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Displaying 1 - 6 of 6 results
My Odyssey in New Testament Interpretation
Karl Marx, when he was living in Highgate, London, was once asked to address a group of theologians. On his arrival, the meeting place was full of tobacco smoke, and Marx remarked, “Theologians always cloud the issues.” When I remind...
Bible Review, June 1989
The Resurrection in Recent Scholarly Research
At the very end of Martin Scorsese’s film version of Nikos Kazantzakis’s now famous novel. The Last Temptation of Christ, Jesus returns to the Cross, from his out-of-body temptation sequence, to those last, agonizing moments of death...
Bible Review, August 1989
Did Paul Commit Suicide?
The question this article will explore may appear disturbing at first sight, and for good reason. Since Augustine’s time, the church has condemned suicide as a sin—a sin beyond redemption, just like apostasy and adultery. How then could Paul...
Bible Review, December 1989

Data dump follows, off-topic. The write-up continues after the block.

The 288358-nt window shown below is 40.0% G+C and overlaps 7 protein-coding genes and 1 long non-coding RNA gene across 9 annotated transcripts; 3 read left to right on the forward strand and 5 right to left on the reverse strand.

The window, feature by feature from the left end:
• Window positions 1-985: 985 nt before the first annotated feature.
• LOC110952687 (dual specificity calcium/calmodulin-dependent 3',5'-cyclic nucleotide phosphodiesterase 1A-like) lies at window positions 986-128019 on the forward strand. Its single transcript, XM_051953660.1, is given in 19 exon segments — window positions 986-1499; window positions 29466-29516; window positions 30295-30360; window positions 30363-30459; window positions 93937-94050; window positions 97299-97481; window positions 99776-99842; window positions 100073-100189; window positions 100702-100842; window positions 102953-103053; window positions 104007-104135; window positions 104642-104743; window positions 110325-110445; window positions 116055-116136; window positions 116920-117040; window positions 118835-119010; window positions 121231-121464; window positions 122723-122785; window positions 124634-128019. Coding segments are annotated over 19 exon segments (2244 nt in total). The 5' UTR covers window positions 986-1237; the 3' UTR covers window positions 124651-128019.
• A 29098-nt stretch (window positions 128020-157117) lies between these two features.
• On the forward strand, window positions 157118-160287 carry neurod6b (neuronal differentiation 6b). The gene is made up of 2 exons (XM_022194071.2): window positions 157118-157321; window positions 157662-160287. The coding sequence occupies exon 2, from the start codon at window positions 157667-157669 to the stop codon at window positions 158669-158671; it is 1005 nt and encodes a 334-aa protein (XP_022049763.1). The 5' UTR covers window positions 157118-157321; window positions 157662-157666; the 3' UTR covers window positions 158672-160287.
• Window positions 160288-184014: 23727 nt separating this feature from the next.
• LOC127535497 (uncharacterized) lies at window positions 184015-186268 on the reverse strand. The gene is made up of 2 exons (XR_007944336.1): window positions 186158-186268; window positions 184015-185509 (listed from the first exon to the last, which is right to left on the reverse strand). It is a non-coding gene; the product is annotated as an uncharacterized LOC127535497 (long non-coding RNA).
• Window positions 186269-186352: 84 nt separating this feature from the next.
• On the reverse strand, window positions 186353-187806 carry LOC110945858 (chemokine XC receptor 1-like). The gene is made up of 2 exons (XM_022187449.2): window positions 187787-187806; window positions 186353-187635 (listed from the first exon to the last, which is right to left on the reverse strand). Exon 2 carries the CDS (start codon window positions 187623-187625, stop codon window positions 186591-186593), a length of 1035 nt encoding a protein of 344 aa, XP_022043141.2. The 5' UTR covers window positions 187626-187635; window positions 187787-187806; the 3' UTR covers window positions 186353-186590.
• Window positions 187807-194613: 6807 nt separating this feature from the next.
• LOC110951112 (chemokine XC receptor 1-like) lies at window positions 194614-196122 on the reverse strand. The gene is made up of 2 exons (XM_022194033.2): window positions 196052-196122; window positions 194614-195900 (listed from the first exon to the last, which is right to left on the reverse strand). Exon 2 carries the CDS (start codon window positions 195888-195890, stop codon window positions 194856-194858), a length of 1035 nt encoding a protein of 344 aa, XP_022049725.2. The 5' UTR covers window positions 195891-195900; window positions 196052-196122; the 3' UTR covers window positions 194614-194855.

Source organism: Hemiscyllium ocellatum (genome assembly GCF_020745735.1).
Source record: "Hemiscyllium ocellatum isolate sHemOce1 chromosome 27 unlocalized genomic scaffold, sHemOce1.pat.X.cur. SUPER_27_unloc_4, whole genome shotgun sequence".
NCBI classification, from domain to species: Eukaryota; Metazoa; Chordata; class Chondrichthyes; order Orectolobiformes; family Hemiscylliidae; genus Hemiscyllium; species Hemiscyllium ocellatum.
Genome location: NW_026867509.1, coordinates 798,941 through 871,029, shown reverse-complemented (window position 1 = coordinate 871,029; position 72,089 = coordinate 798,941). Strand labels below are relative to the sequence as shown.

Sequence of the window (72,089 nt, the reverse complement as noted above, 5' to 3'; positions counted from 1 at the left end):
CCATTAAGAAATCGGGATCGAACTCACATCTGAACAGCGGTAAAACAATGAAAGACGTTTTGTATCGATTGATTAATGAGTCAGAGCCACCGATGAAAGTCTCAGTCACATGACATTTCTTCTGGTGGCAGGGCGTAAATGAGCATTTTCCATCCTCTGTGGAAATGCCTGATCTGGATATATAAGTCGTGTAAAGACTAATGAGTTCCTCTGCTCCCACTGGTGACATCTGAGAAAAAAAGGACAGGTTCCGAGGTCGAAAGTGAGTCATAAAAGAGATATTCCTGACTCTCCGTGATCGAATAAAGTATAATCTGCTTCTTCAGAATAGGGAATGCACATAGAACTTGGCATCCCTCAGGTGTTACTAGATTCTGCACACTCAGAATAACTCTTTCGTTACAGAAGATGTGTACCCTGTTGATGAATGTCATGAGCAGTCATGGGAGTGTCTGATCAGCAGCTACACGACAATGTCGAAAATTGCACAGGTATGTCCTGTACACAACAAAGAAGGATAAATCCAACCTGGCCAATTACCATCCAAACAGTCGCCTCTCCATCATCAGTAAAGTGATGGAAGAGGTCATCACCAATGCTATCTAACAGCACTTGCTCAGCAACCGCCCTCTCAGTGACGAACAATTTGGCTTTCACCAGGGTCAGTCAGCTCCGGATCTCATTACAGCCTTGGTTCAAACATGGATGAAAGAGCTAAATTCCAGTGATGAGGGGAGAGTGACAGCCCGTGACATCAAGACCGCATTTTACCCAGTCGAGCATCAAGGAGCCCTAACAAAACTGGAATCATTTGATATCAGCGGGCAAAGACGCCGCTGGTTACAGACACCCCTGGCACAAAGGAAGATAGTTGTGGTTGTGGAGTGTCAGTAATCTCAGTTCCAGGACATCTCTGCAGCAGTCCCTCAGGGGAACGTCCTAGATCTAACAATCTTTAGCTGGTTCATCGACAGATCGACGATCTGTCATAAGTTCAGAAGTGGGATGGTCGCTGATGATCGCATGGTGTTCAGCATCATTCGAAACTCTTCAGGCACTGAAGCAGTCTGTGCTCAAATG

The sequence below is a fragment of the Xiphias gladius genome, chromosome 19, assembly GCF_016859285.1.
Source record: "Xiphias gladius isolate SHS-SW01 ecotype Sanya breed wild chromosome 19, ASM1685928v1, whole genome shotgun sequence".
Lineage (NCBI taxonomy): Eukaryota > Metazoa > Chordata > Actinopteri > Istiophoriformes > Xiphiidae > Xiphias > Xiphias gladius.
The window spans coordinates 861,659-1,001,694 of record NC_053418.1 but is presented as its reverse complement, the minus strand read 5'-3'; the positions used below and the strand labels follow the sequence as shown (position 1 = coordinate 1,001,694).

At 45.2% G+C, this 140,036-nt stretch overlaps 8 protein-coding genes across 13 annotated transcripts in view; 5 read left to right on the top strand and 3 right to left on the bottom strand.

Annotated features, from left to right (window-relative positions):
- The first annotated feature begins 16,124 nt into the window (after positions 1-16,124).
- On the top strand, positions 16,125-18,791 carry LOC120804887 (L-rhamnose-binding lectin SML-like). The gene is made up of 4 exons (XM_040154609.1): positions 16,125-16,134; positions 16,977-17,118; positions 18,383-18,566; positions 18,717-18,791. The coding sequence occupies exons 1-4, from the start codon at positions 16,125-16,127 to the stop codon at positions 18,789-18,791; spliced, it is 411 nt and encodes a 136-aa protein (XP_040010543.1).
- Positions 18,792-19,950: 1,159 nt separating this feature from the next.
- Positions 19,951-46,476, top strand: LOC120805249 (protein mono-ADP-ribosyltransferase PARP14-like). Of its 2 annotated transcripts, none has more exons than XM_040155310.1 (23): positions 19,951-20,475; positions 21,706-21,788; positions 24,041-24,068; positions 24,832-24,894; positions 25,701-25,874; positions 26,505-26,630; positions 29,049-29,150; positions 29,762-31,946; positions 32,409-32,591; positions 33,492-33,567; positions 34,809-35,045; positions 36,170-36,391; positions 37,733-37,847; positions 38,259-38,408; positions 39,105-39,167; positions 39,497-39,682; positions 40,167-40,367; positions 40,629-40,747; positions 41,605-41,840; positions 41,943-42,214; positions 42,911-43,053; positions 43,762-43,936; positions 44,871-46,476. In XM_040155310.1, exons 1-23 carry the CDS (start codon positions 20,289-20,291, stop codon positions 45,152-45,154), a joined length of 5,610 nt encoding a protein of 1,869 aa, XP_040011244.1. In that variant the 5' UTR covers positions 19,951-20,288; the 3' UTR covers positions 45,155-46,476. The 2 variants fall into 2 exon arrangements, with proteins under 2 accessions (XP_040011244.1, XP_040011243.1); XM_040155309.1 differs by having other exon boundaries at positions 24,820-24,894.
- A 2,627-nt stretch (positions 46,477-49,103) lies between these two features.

The Hebrew Bible Contains the Oldest Surviving History
The extraordinary achievement of the Hebrew Bible as history is rarely remarked on, but it is worth considering. For the Hebrew Bible contains the oldest surviving historical work as such and perhaps the earliest history ever written. We tend...
Bible Review, December 1989
The Song of Deborah—Why Some Tribes Answered the Call and Others Did Not
The Song of Deborah (Judges 5) is one of the most powerful pieces of poetry in the entire Bible. A prose version repeats the same story, with many variations, in Judges 4. The account tells of the deliverer (Judge) Deborah and her reluctant...
Biblical Archaeology Review, January/February 1989
Does the Bible Exaggerate King Solomon’s Golden Wealth?
Those who read the Biblical text and make a subjective judgment as to its reliability often conclude—and understandably so—that the descriptions of Solomon’s gold are gross...
Biblical Archaeology Review, May/June 1989